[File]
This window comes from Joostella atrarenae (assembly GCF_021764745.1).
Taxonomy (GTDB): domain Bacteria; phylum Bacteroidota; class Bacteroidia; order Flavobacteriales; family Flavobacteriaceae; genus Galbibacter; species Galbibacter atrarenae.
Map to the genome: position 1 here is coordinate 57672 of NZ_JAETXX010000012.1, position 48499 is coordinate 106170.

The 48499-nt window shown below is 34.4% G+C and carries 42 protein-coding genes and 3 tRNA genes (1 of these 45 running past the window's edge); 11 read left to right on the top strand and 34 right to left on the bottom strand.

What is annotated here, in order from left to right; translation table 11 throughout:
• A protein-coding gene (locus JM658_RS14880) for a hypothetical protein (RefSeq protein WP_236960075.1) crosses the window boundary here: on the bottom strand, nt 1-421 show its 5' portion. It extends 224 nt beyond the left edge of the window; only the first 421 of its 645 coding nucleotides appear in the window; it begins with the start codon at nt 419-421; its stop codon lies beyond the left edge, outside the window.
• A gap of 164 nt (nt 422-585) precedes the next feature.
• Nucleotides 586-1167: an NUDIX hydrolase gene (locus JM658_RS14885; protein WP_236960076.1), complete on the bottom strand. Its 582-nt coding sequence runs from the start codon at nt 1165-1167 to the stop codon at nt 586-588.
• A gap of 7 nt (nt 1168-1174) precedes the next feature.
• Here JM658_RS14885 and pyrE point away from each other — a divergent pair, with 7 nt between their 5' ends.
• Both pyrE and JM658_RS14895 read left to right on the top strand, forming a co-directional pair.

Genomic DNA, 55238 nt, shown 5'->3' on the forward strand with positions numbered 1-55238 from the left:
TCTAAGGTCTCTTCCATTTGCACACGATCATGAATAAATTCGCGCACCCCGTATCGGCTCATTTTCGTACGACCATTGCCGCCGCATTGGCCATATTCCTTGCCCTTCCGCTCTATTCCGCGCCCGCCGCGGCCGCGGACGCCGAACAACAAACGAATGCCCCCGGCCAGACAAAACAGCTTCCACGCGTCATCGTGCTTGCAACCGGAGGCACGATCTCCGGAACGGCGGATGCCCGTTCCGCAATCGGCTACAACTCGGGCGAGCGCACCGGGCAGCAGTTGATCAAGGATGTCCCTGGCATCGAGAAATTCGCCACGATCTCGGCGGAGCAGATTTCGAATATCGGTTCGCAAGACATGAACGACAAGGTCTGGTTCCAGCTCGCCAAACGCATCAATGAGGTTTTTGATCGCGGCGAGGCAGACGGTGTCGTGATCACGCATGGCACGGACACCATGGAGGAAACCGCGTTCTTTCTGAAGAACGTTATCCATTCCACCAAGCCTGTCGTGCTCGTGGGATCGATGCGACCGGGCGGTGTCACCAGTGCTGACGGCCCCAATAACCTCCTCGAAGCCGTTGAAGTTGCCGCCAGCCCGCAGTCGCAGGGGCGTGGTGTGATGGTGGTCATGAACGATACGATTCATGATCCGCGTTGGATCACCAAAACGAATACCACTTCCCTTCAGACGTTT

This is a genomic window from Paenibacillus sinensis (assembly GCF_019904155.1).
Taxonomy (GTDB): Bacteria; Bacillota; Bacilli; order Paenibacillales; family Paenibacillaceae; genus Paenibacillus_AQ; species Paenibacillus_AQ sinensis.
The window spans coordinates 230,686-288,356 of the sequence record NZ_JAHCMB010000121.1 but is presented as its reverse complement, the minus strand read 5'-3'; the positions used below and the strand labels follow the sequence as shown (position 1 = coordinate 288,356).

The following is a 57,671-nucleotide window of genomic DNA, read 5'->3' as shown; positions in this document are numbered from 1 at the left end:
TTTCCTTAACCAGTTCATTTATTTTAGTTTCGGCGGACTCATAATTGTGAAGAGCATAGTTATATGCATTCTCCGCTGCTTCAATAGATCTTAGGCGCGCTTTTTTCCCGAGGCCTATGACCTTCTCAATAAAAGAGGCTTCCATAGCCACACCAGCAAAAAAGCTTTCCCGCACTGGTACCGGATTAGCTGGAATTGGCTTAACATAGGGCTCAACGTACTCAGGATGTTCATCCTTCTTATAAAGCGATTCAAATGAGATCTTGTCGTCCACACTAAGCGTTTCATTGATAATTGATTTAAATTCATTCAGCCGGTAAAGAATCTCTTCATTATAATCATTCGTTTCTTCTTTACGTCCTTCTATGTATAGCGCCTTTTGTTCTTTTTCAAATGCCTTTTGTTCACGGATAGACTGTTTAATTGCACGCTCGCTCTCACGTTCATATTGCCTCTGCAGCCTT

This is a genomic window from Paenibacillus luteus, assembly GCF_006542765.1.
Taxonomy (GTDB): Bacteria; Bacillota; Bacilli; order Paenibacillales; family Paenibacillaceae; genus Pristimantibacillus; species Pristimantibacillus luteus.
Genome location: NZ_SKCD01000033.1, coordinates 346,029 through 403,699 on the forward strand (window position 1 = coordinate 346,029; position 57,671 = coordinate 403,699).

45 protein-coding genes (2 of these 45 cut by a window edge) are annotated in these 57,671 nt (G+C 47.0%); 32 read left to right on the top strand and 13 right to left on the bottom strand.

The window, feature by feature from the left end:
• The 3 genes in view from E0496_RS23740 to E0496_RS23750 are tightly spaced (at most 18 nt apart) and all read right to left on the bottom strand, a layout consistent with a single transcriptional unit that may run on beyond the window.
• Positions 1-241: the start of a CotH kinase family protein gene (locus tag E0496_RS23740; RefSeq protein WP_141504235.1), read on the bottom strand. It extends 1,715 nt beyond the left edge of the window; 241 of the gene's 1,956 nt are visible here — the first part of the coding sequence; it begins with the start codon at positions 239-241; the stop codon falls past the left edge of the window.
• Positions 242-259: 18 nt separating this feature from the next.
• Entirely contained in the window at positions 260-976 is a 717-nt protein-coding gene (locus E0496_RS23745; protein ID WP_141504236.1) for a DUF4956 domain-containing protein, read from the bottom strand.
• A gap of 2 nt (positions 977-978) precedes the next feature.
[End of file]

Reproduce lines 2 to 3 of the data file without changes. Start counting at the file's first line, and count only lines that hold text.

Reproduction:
Taxonomy (GTDB): domain Bacteria; phylum Bacteroidota; class Bacteroidia; order Flavobacteriales; family Flavobacteriaceae; genus Galbibacter; species Galbibacter atrarenae.
Map to the genome: position 1 here is coordinate 57672 of NZ_JAETXX010000012.1, position 48499 is coordinate 106170.